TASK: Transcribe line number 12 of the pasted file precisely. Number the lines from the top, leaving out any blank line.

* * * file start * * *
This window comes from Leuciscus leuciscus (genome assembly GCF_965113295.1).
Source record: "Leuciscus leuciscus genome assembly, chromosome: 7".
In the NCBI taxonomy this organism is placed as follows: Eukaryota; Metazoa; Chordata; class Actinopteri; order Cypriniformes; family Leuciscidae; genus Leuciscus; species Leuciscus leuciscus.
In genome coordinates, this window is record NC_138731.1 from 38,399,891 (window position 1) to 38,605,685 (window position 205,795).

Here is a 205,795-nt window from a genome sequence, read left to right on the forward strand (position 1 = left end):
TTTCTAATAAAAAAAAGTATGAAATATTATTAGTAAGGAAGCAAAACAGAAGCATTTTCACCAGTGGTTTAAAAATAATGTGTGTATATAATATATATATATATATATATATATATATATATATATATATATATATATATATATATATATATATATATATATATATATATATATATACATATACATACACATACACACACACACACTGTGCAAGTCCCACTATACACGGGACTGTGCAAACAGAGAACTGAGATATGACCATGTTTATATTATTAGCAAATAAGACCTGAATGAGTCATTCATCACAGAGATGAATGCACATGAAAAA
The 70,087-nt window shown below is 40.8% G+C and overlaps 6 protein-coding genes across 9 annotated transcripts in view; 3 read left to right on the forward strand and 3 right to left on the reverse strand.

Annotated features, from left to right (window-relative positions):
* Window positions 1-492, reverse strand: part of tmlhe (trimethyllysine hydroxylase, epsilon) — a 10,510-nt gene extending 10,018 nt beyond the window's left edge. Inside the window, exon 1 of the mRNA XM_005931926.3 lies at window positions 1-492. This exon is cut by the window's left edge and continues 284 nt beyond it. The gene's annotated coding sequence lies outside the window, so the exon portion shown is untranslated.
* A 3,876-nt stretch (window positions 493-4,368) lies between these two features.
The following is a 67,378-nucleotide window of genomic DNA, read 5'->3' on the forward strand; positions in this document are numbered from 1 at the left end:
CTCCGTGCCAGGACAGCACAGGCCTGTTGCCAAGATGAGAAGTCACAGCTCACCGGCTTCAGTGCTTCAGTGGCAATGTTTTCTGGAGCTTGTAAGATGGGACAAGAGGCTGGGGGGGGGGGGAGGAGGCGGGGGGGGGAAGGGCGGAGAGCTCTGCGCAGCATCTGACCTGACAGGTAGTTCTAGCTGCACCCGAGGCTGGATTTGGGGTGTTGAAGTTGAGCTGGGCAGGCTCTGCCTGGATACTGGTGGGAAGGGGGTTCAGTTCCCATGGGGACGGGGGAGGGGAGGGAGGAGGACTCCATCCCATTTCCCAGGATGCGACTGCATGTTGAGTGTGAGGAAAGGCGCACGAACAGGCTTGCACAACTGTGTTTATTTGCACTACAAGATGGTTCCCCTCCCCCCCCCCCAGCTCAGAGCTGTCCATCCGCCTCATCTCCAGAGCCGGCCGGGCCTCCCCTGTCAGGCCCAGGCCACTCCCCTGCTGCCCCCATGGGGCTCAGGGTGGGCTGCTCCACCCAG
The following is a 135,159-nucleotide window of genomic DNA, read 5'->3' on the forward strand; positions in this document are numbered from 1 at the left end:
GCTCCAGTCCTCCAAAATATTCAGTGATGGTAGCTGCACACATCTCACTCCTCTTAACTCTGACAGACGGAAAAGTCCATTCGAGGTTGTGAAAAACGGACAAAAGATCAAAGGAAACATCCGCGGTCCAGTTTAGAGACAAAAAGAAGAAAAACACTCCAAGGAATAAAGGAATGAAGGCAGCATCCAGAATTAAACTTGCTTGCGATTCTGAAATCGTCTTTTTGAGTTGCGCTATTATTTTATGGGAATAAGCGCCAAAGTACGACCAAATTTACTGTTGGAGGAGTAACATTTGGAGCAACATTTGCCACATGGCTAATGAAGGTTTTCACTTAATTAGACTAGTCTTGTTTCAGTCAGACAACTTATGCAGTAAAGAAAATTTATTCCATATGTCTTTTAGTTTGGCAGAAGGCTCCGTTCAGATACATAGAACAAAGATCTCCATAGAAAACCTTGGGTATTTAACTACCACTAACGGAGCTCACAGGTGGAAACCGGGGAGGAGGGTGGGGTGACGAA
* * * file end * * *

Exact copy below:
CTCCGTGCCAGGACAGCACAGGCCTGTTGCCAAGATGAGAAGTCACAGCTCACCGGCTTCAGTGCTTCAGTGGCAATGTTTTCTGGAGCTTGTAAGATGGGACAAGAGGCTGGGGGGGGGGGGAGGAGGCGGGGGGGGGAAGGGCGGAGAGCTCTGCGCAGCATCTGACCTGACAGGTAGTTCTAGCTGCACCCGAGGCTGGATTTGGGGTGTTGAAGTTGAGCTGGGCAGGCTCTGCCTGGATACTGGTGGGAAGGGGGTTCAGTTCCCATGGGGACGGGGGAGGGGAGGGAGGAGGACTCCATCCCATTTCCCAGGATGCGACTGCATGTTGAGTGTGAGGAAAGGCGCACGAACAGGCTTGCACAACTGTGTTTATTTGCACTACAAGATGGTTCCCCTCCCCCCCCCCCAGCTCAGAGCTGTCCATCCGCCTCATCTCCAGAGCCGGCCGGGCCTCCCCTGTCAGGCCCAGGCCACTCCCCTGCTGCCCCCATGGGGCTCAGGGTGGGCTGCTCCACCCAG